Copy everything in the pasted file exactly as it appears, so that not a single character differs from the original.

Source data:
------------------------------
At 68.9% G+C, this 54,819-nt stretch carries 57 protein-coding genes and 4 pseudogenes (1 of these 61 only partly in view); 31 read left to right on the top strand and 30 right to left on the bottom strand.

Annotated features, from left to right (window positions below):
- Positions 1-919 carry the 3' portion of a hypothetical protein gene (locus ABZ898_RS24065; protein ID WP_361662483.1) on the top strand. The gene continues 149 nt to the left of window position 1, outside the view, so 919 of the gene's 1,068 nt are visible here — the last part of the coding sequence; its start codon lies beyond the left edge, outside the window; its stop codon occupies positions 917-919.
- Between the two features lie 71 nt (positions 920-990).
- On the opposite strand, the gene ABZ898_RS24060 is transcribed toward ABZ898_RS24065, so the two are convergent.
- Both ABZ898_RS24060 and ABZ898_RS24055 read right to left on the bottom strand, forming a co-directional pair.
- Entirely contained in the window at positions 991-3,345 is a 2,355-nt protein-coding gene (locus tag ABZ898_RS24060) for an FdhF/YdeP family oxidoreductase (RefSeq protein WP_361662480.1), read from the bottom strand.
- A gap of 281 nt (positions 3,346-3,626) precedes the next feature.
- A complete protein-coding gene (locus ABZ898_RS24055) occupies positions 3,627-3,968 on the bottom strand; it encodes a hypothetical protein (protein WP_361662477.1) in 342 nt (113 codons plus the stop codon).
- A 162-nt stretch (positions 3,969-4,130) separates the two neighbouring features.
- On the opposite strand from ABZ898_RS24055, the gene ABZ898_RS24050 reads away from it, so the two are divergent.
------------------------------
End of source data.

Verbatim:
At 68.9% G+C, this 54,819-nt stretch carries 57 protein-coding genes and 4 pseudogenes (1 of these 61 only partly in view); 31 read left to right on the top strand and 30 right to left on the bottom strand.

Annotated features, from left to right (window positions below):
- Positions 1-919 carry the 3' portion of a hypothetical protein gene (locus ABZ898_RS24065; protein ID WP_361662483.1) on the top strand. The gene continues 149 nt to the left of window position 1, outside the view, so 919 of the gene's 1,068 nt are visible here — the last part of the coding sequence; its start codon lies beyond the left edge, outside the window; its stop codon occupies positions 917-919.
- Between the two features lie 71 nt (positions 920-990).
- On the opposite strand, the gene ABZ898_RS24060 is transcribed toward ABZ898_RS24065, so the two are convergent.
- Both ABZ898_RS24060 and ABZ898_RS24055 read right to left on the bottom strand, forming a co-directional pair.
- Entirely contained in the window at positions 991-3,345 is a 2,355-nt protein-coding gene (locus tag ABZ898_RS24060) for an FdhF/YdeP family oxidoreductase (RefSeq protein WP_361662480.1), read from the bottom strand.
- A gap of 281 nt (positions 3,346-3,626) precedes the next feature.
- A complete protein-coding gene (locus ABZ898_RS24055) occupies positions 3,627-3,968 on the bottom strand; it encodes a hypothetical protein (protein WP_361662477.1) in 342 nt (113 codons plus the stop codon).
- A 162-nt stretch (positions 3,969-4,130) separates the two neighbouring features.
- On the opposite strand from ABZ898_RS24055, the gene ABZ898_RS24050 reads away from it, so the two are divergent.